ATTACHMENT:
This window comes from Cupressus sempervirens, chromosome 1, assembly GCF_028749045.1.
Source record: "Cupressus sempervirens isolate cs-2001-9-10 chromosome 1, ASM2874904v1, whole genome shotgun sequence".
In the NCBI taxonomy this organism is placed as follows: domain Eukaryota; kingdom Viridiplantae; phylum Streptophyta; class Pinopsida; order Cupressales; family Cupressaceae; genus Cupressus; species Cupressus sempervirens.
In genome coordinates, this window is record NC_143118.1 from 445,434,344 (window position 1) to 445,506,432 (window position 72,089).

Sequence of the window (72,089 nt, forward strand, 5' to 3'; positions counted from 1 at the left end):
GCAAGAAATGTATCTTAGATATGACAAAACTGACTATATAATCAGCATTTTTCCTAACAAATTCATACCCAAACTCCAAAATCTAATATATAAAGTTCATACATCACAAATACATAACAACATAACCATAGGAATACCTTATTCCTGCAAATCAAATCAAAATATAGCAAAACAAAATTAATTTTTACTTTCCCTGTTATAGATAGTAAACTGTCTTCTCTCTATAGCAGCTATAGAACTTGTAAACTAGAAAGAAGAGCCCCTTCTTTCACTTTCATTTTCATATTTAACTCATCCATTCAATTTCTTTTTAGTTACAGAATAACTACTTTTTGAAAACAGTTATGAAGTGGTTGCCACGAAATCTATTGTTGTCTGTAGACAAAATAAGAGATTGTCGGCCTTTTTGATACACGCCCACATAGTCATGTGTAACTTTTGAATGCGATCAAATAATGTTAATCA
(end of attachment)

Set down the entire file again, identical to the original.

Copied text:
This window comes from Cupressus sempervirens, chromosome 1, assembly GCF_028749045.1.
Source record: "Cupressus sempervirens isolate cs-2001-9-10 chromosome 1, ASM2874904v1, whole genome shotgun sequence".
In the NCBI taxonomy this organism is placed as follows: domain Eukaryota; kingdom Viridiplantae; phylum Streptophyta; class Pinopsida; order Cupressales; family Cupressaceae; genus Cupressus; species Cupressus sempervirens.
In genome coordinates, this window is record NC_143118.1 from 445,434,344 (window position 1) to 445,506,432 (window position 72,089).

Sequence of the window (72,089 nt, forward strand, 5' to 3'; positions counted from 1 at the left end):
GCAAGAAATGTATCTTAGATATGACAAAACTGACTATATAATCAGCATTTTTCCTAACAAATTCATACCCAAACTCCAAAATCTAATATATAAAGTTCATACATCACAAATACATAACAACATAACCATAGGAATACCTTATTCCTGCAAATCAAATCAAAATATAGCAAAACAAAATTAATTTTTACTTTCCCTGTTATAGATAGTAAACTGTCTTCTCTCTATAGCAGCTATAGAACTTGTAAACTAGAAAGAAGAGCCCCTTCTTTCACTTTCATTTTCATATTTAACTCATCCATTCAATTTCTTTTTAGTTACAGAATAACTACTTTTTGAAAACAGTTATGAAGTGGTTGCCACGAAATCTATTGTTGTCTGTAGACAAAATAAGAGATTGTCGGCCTTTTTGATACACGCCCACATAGTCATGTGTAACTTTTGAATGCGATCAAATAATGTTAATCA